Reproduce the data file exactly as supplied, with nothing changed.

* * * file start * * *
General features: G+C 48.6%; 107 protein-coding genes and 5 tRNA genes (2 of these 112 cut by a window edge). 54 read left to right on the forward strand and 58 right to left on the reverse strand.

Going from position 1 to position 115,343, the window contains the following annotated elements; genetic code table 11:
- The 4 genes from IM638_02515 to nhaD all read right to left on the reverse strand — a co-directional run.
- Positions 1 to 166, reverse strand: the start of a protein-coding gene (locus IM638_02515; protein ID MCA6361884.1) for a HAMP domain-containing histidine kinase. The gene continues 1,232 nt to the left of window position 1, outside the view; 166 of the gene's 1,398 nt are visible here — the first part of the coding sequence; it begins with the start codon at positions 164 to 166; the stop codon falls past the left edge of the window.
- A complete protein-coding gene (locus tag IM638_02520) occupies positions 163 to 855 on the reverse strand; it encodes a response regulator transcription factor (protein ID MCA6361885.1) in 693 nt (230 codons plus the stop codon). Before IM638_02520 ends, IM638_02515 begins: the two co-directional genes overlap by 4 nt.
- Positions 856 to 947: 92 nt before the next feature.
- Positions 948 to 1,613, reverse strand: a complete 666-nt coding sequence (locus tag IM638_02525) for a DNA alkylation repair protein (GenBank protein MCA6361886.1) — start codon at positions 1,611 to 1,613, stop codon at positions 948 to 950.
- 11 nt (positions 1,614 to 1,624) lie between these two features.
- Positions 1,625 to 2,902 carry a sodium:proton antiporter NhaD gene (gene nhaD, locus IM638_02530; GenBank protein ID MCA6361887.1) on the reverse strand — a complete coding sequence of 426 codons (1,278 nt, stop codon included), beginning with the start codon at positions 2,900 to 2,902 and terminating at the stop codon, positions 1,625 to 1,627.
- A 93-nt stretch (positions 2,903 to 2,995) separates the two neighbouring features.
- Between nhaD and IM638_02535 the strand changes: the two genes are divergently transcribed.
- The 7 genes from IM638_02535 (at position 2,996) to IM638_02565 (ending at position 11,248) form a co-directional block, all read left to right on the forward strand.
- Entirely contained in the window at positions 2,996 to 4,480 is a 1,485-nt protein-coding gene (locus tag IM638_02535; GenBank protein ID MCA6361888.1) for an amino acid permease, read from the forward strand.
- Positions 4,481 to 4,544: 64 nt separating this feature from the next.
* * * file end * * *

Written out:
General features: G+C 48.6%; 107 protein-coding genes and 5 tRNA genes (2 of these 112 cut by a window edge). 54 read left to right on the forward strand and 58 right to left on the reverse strand.

Going from position 1 to position 115,343, the window contains the following annotated elements; genetic code table 11:
- The 4 genes from IM638_02515 to nhaD all read right to left on the reverse strand — a co-directional run.
- Positions 1 to 166, reverse strand: the start of a protein-coding gene (locus IM638_02515; protein ID MCA6361884.1) for a HAMP domain-containing histidine kinase. The gene continues 1,232 nt to the left of window position 1, outside the view; 166 of the gene's 1,398 nt are visible here — the first part of the coding sequence; it begins with the start codon at positions 164 to 166; the stop codon falls past the left edge of the window.
- A complete protein-coding gene (locus tag IM638_02520) occupies positions 163 to 855 on the reverse strand; it encodes a response regulator transcription factor (protein ID MCA6361885.1) in 693 nt (230 codons plus the stop codon). Before IM638_02520 ends, IM638_02515 begins: the two co-directional genes overlap by 4 nt.
- Positions 856 to 947: 92 nt before the next feature.
- Positions 948 to 1,613, reverse strand: a complete 666-nt coding sequence (locus tag IM638_02525) for a DNA alkylation repair protein (GenBank protein MCA6361886.1) — start codon at positions 1,611 to 1,613, stop codon at positions 948 to 950.
- 11 nt (positions 1,614 to 1,624) lie between these two features.
- Positions 1,625 to 2,902 carry a sodium:proton antiporter NhaD gene (gene nhaD, locus IM638_02530; GenBank protein ID MCA6361887.1) on the reverse strand — a complete coding sequence of 426 codons (1,278 nt, stop codon included), beginning with the start codon at positions 2,900 to 2,902 and terminating at the stop codon, positions 1,625 to 1,627.
- A 93-nt stretch (positions 2,903 to 2,995) separates the two neighbouring features.
- Between nhaD and IM638_02535 the strand changes: the two genes are divergently transcribed.
- The 7 genes from IM638_02535 (at position 2,996) to IM638_02565 (ending at position 11,248) form a co-directional block, all read left to right on the forward strand.
- Entirely contained in the window at positions 2,996 to 4,480 is a 1,485-nt protein-coding gene (locus tag IM638_02535; GenBank protein ID MCA6361888.1) for an amino acid permease, read from the forward strand.
- Positions 4,481 to 4,544: 64 nt separating this feature from the next.